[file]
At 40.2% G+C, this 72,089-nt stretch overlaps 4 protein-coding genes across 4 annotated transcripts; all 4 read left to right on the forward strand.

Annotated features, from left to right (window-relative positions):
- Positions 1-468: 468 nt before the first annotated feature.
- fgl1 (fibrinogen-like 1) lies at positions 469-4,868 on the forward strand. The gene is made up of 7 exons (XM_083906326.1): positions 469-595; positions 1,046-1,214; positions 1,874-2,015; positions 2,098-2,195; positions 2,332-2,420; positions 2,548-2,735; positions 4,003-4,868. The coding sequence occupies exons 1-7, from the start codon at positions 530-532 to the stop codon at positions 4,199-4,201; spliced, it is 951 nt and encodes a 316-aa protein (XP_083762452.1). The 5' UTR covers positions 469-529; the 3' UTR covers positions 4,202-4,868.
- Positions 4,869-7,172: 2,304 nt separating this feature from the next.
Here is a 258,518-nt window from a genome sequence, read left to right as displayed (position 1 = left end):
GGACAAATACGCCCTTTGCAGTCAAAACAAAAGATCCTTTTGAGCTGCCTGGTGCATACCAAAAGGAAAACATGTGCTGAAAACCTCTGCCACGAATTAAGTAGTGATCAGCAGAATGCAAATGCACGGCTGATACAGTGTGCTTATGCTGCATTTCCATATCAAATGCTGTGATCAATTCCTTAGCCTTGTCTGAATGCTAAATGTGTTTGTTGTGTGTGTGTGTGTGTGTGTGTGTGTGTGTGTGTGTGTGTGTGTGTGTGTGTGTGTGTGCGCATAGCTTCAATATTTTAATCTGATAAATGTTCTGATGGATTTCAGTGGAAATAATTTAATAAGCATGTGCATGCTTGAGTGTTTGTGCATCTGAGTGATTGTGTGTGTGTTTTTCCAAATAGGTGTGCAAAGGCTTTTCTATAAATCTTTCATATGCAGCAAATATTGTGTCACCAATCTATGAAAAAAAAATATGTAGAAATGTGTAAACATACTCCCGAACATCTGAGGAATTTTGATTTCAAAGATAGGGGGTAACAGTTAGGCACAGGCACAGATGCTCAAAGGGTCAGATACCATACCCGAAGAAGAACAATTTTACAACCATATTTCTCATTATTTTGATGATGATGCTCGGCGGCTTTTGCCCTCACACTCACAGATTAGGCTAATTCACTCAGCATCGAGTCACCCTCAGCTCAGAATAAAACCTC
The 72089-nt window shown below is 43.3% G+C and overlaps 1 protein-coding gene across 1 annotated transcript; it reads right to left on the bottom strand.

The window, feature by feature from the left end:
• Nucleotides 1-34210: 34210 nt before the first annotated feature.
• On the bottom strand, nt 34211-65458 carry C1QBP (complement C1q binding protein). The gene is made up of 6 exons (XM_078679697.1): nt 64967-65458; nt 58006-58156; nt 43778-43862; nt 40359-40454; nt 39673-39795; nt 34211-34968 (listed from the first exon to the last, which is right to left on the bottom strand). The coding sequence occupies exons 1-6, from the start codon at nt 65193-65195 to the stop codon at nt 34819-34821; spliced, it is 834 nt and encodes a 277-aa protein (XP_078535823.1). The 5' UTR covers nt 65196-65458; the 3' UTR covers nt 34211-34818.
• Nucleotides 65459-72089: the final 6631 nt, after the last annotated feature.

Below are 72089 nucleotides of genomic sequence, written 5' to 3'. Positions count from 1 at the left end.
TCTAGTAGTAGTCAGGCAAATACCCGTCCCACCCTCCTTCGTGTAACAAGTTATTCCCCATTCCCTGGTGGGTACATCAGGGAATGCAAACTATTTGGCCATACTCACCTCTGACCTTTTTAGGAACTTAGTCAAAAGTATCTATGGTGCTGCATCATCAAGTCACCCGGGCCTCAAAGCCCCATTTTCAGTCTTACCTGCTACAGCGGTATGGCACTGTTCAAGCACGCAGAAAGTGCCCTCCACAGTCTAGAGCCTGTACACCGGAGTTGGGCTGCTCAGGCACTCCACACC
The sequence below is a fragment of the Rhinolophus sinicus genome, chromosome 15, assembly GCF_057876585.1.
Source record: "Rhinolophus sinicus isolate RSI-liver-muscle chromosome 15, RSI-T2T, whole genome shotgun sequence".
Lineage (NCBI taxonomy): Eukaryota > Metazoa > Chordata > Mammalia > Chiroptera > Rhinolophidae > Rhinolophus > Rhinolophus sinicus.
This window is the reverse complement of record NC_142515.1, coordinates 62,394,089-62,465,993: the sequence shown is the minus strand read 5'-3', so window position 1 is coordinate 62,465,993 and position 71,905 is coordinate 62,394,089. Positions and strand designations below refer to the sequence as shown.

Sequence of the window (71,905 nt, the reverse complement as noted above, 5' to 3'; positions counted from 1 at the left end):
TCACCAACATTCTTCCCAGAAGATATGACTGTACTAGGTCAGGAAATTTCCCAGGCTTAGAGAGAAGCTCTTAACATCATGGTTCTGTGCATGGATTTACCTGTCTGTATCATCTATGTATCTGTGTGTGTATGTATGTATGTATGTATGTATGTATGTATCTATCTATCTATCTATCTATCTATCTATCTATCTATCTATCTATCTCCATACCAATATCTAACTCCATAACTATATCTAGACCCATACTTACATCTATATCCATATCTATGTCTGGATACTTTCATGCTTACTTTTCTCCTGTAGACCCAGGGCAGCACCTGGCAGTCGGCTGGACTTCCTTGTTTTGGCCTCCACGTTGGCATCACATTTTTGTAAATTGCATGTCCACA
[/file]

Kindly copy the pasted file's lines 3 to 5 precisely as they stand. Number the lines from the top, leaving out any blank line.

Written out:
- Positions 1-468: 468 nt before the first annotated feature.
- fgl1 (fibrinogen-like 1) lies at positions 469-4,868 on the forward strand. The gene is made up of 7 exons (XM_083906326.1): positions 469-595; positions 1,046-1,214; positions 1,874-2,015; positions 2,098-2,195; positions 2,332-2,420; positions 2,548-2,735; positions 4,003-4,868. The coding sequence occupies exons 1-7, from the start codon at positions 530-532 to the stop codon at positions 4,199-4,201; spliced, it is 951 nt and encodes a 316-aa protein (XP_083762452.1). The 5' UTR covers positions 469-529; the 3' UTR covers positions 4,202-4,868.
- Positions 4,869-7,172: 2,304 nt separating this feature from the next.